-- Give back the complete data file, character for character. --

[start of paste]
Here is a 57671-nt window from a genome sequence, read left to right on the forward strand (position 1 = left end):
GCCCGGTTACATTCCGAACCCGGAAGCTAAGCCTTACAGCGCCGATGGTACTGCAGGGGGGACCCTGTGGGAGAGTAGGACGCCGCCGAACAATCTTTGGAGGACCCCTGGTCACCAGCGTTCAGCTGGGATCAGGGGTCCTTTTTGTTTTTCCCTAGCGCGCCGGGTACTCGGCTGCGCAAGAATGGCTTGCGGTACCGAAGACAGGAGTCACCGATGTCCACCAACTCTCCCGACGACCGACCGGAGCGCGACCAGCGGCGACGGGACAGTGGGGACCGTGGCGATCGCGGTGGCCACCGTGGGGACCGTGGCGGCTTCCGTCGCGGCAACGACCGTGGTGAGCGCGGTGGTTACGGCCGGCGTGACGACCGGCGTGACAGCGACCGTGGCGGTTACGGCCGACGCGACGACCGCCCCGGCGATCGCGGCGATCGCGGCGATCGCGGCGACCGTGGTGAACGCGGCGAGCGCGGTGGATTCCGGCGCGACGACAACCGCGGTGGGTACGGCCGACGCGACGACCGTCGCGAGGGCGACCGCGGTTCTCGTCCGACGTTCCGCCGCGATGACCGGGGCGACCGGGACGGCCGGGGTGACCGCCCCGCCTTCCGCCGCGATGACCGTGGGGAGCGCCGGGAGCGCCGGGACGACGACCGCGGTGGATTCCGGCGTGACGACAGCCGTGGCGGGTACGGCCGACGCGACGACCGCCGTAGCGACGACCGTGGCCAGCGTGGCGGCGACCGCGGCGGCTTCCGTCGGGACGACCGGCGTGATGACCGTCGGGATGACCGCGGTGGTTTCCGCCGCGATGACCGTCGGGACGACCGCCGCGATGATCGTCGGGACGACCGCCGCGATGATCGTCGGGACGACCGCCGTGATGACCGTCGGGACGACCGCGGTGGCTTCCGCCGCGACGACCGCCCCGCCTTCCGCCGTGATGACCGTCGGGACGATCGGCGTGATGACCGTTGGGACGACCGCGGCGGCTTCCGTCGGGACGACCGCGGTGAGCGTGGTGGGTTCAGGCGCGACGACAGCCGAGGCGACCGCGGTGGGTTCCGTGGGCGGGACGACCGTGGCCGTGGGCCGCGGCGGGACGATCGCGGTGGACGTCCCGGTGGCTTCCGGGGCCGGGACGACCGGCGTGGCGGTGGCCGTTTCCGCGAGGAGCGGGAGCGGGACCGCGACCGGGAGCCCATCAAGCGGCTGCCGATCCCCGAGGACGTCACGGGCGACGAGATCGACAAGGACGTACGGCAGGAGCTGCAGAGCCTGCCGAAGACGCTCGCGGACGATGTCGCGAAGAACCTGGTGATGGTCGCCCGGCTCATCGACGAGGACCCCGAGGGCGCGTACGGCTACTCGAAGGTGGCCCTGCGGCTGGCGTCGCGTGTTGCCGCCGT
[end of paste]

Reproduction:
Here is a 57671-nt window from a genome sequence, read left to right on the forward strand (position 1 = left end):
GCCCGGTTACATTCCGAACCCGGAAGCTAAGCCTTACAGCGCCGATGGTACTGCAGGGGGGACCCTGTGGGAGAGTAGGACGCCGCCGAACAATCTTTGGAGGACCCCTGGTCACCAGCGTTCAGCTGGGATCAGGGGTCCTTTTTGTTTTTCCCTAGCGCGCCGGGTACTCGGCTGCGCAAGAATGGCTTGCGGTACCGAAGACAGGAGTCACCGATGTCCACCAACTCTCCCGACGACCGACCGGAGCGCGACCAGCGGCGACGGGACAGTGGGGACCGTGGCGATCGCGGTGGCCACCGTGGGGACCGTGGCGGCTTCCGTCGCGGCAACGACCGTGGTGAGCGCGGTGGTTACGGCCGGCGTGACGACCGGCGTGACAGCGACCGTGGCGGTTACGGCCGACGCGACGACCGCCCCGGCGATCGCGGCGATCGCGGCGATCGCGGCGACCGTGGTGAACGCGGCGAGCGCGGTGGATTCCGGCGCGACGACAACCGCGGTGGGTACGGCCGACGCGACGACCGTCGCGAGGGCGACCGCGGTTCTCGTCCGACGTTCCGCCGCGATGACCGGGGCGACCGGGACGGCCGGGGTGACCGCCCCGCCTTCCGCCGCGATGACCGTGGGGAGCGCCGGGAGCGCCGGGACGACGACCGCGGTGGATTCCGGCGTGACGACAGCCGTGGCGGGTACGGCCGACGCGACGACCGCCGTAGCGACGACCGTGGCCAGCGTGGCGGCGACCGCGGCGGCTTCCGTCGGGACGACCGGCGTGATGACCGTCGGGATGACCGCGGTGGTTTCCGCCGCGATGACCGTCGGGACGACCGCCGCGATGATCGTCGGGACGACCGCCGCGATGATCGTCGGGACGACCGCCGTGATGACCGTCGGGACGACCGCGGTGGCTTCCGCCGCGACGACCGCCCCGCCTTCCGCCGTGATGACCGTCGGGACGATCGGCGTGATGACCGTTGGGACGACCGCGGCGGCTTCCGTCGGGACGACCGCGGTGAGCGTGGTGGGTTCAGGCGCGACGACAGCCGAGGCGACCGCGGTGGGTTCCGTGGGCGGGACGACCGTGGCCGTGGGCCGCGGCGGGACGATCGCGGTGGACGTCCCGGTGGCTTCCGGGGCCGGGACGACCGGCGTGGCGGTGGCCGTTTCCGCGAGGAGCGGGAGCGGGACCGCGACCGGGAGCCCATCAAGCGGCTGCCGATCCCCGAGGACGTCACGGGCGACGAGATCGACAAGGACGTACGGCAGGAGCTGCAGAGCCTGCCGAAGACGCTCGCGGACGATGTCGCGAAGAACCTGGTGATGGTCGCCCGGCTCATCGACGAGGACCCCGAGGGCGCGTACGGCTACTCGAAGGTGGCCCTGCGGCTGGCGTCGCGTGTTGCCGCCGT